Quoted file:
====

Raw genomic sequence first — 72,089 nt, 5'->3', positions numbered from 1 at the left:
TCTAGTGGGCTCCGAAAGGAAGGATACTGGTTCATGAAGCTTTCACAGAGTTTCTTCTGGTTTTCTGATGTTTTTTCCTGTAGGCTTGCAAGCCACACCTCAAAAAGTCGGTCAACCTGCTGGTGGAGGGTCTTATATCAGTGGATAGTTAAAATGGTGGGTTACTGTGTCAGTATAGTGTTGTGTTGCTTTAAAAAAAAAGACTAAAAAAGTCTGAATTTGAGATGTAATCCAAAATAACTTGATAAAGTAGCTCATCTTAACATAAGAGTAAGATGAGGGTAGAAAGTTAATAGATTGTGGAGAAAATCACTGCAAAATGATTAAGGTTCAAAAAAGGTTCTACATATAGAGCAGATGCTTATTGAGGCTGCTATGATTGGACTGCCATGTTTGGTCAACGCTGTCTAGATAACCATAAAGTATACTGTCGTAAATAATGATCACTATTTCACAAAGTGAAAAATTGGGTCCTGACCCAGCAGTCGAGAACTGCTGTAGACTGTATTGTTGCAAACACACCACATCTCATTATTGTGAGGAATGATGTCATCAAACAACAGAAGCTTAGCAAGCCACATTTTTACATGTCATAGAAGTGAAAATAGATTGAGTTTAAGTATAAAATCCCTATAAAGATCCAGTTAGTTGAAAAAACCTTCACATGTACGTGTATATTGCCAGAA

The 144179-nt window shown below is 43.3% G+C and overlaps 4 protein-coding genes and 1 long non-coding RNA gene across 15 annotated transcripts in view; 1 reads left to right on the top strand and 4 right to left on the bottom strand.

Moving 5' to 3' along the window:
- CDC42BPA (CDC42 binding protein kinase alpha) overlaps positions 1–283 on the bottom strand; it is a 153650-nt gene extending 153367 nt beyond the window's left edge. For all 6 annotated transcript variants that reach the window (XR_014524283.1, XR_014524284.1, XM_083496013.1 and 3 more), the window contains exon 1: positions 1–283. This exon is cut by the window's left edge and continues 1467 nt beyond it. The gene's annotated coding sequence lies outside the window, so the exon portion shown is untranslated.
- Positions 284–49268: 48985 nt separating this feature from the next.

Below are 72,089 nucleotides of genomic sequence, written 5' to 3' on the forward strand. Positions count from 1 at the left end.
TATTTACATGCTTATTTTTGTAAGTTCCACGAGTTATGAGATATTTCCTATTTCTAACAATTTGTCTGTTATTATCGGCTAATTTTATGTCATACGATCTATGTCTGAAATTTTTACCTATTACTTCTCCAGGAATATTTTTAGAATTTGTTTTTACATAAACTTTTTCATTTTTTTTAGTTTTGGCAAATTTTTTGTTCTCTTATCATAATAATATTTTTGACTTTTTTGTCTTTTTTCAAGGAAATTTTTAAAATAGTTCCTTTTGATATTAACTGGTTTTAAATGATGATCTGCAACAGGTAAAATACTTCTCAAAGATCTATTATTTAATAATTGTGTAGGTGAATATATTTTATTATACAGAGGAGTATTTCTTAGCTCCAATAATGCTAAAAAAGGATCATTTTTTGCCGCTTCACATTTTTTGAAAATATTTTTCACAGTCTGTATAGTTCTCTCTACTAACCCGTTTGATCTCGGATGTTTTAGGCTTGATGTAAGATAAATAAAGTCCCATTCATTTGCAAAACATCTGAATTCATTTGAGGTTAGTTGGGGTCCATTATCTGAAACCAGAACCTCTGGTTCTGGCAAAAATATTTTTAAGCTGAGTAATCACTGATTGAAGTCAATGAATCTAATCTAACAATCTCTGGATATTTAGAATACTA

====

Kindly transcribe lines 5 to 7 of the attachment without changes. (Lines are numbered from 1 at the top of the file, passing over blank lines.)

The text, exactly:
- CDC42BPA (CDC42 binding protein kinase alpha) overlaps positions 1–283 on the bottom strand; it is a 153650-nt gene extending 153367 nt beyond the window's left edge. For all 6 annotated transcript variants that reach the window (XR_014524283.1, XR_014524284.1, XM_083496013.1 and 3 more), the window contains exon 1: positions 1–283. This exon is cut by the window's left edge and continues 1467 nt beyond it. The gene's annotated coding sequence lies outside the window, so the exon portion shown is untranslated.
- Positions 284–49268: 48985 nt separating this feature from the next.

Below are 72,089 nucleotides of genomic sequence, written 5' to 3' on the forward strand. Positions count from 1 at the left end.